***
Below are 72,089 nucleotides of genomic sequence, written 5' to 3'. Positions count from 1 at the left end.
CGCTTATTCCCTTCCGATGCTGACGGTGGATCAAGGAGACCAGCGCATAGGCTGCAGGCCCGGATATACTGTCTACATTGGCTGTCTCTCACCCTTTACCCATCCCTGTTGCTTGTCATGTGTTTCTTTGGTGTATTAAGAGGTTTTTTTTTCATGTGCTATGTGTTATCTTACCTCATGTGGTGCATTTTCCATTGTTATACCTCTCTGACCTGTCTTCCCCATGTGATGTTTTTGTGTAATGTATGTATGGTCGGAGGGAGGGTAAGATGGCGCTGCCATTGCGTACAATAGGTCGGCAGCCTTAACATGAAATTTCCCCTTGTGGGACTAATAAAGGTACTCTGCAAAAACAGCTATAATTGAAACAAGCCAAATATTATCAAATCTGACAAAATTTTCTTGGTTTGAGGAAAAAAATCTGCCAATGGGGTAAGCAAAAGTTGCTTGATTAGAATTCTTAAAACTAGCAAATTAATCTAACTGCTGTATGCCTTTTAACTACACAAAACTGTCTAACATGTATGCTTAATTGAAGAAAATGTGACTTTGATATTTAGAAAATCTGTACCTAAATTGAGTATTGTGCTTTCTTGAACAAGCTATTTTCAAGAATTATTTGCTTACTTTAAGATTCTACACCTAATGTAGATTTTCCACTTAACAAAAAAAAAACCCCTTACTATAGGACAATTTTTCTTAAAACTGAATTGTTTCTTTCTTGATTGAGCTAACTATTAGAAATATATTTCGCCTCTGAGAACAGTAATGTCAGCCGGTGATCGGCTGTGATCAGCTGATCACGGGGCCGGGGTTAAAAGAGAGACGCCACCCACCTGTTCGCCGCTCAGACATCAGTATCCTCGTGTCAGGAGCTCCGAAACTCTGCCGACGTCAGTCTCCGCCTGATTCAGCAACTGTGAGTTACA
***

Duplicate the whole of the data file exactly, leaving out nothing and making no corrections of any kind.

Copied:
Below are 72,089 nucleotides of genomic sequence, written 5' to 3'. Positions count from 1 at the left end.
CGCTTATTCCCTTCCGATGCTGACGGTGGATCAAGGAGACCAGCGCATAGGCTGCAGGCCCGGATATACTGTCTACATTGGCTGTCTCTCACCCTTTACCCATCCCTGTTGCTTGTCATGTGTTTCTTTGGTGTATTAAGAGGTTTTTTTTTCATGTGCTATGTGTTATCTTACCTCATGTGGTGCATTTTCCATTGTTATACCTCTCTGACCTGTCTTCCCCATGTGATGTTTTTGTGTAATGTATGTATGGTCGGAGGGAGGGTAAGATGGCGCTGCCATTGCGTACAATAGGTCGGCAGCCTTAACATGAAATTTCCCCTTGTGGGACTAATAAAGGTACTCTGCAAAAACAGCTATAATTGAAACAAGCCAAATATTATCAAATCTGACAAAATTTTCTTGGTTTGAGGAAAAAAATCTGCCAATGGGGTAAGCAAAAGTTGCTTGATTAGAATTCTTAAAACTAGCAAATTAATCTAACTGCTGTATGCCTTTTAACTACACAAAACTGTCTAACATGTATGCTTAATTGAAGAAAATGTGACTTTGATATTTAGAAAATCTGTACCTAAATTGAGTATTGTGCTTTCTTGAACAAGCTATTTTCAAGAATTATTTGCTTACTTTAAGATTCTACACCTAATGTAGATTTTCCACTTAACAAAAAAAAAACCCCTTACTATAGGACAATTTTTCTTAAAACTGAATTGTTTCTTTCTTGATTGAGCTAACTATTAGAAATATATTTCGCCTCTGAGAACAGTAATGTCAGCCGGTGATCGGCTGTGATCAGCTGATCACGGGGCCGGGGTTAAAAGAGAGACGCCACCCACCTGTTCGCCGCTCAGACATCAGTATCCTCGTGTCAGGAGCTCCGAAACTCTGCCGACGTCAGTCTCCGCCTGATTCAGCAACTGTGAGTTACA